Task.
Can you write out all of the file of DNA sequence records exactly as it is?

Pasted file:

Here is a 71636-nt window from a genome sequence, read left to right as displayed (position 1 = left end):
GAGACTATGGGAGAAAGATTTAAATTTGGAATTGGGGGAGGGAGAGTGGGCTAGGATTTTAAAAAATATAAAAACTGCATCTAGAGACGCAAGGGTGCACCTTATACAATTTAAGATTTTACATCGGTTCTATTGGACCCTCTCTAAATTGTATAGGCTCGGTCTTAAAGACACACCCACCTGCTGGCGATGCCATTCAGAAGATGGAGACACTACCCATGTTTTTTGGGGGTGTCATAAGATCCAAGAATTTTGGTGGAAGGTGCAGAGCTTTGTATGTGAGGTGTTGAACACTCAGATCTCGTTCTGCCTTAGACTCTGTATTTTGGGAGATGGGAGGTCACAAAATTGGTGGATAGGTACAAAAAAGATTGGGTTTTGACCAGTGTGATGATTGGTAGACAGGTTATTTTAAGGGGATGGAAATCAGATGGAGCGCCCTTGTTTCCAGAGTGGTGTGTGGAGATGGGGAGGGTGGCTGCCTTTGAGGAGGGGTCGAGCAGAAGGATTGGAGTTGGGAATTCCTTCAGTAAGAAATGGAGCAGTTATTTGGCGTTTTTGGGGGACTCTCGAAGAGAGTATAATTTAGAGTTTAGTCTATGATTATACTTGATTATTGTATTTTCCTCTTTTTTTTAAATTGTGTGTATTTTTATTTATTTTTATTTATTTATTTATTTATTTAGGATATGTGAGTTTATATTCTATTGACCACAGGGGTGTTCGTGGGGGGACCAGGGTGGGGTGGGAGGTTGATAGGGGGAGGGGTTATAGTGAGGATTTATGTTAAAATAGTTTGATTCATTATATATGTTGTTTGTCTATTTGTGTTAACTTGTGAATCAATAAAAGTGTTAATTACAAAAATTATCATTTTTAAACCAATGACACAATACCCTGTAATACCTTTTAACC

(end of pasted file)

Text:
Here is a 71636-nt window from a genome sequence, read left to right as displayed (position 1 = left end):
GAGACTATGGGAGAAAGATTTAAATTTGGAATTGGGGGAGGGAGAGTGGGCTAGGATTTTAAAAAATATAAAAACTGCATCTAGAGACGCAAGGGTGCACCTTATACAATTTAAGATTTTACATCGGTTCTATTGGACCCTCTCTAAATTGTATAGGCTCGGTCTTAAAGACACACCCACCTGCTGGCGATGCCATTCAGAAGATGGAGACACTACCCATGTTTTTTGGGGGTGTCATAAGATCCAAGAATTTTGGTGGAAGGTGCAGAGCTTTGTATGTGAGGTGTTGAACACTCAGATCTCGTTCTGCCTTAGACTCTGTATTTTGGGAGATGGGAGGTCACAAAATTGGTGGATAGGTACAAAAAAGATTGGGTTTTGACCAGTGTGATGATTGGTAGACAGGTTATTTTAAGGGGATGGAAATCAGATGGAGCGCCCTTGTTTCCAGAGTGGTGTGTGGAGATGGGGAGGGTGGCTGCCTTTGAGGAGGGGTCGAGCAGAAGGATTGGAGTTGGGAATTCCTTCAGTAAGAAATGGAGCAGTTATTTGGCGTTTTTGGGGGACTCTCGAAGAGAGTATAATTTAGAGTTTAGTCTATGATTATACTTGATTATTGTATTTTCCTCTTTTTTTTAAATTGTGTGTATTTTTATTTATTTTTATTTATTTATTTATTTATTTAGGATATGTGAGTTTATATTCTATTGACCACAGGGGTGTTCGTGGGGGGACCAGGGTGGGGTGGGAGGTTGATAGGGGGAGGGGTTATAGTGAGGATTTATGTTAAAATAGTTTGATTCATTATATATGTTGTTTGTCTATTTGTGTTAACTTGTGAATCAATAAAAGTGTTAATTACAAAAATTATCATTTTTAAACCAATGACACAATACCCTGTAATACCTTTTAACC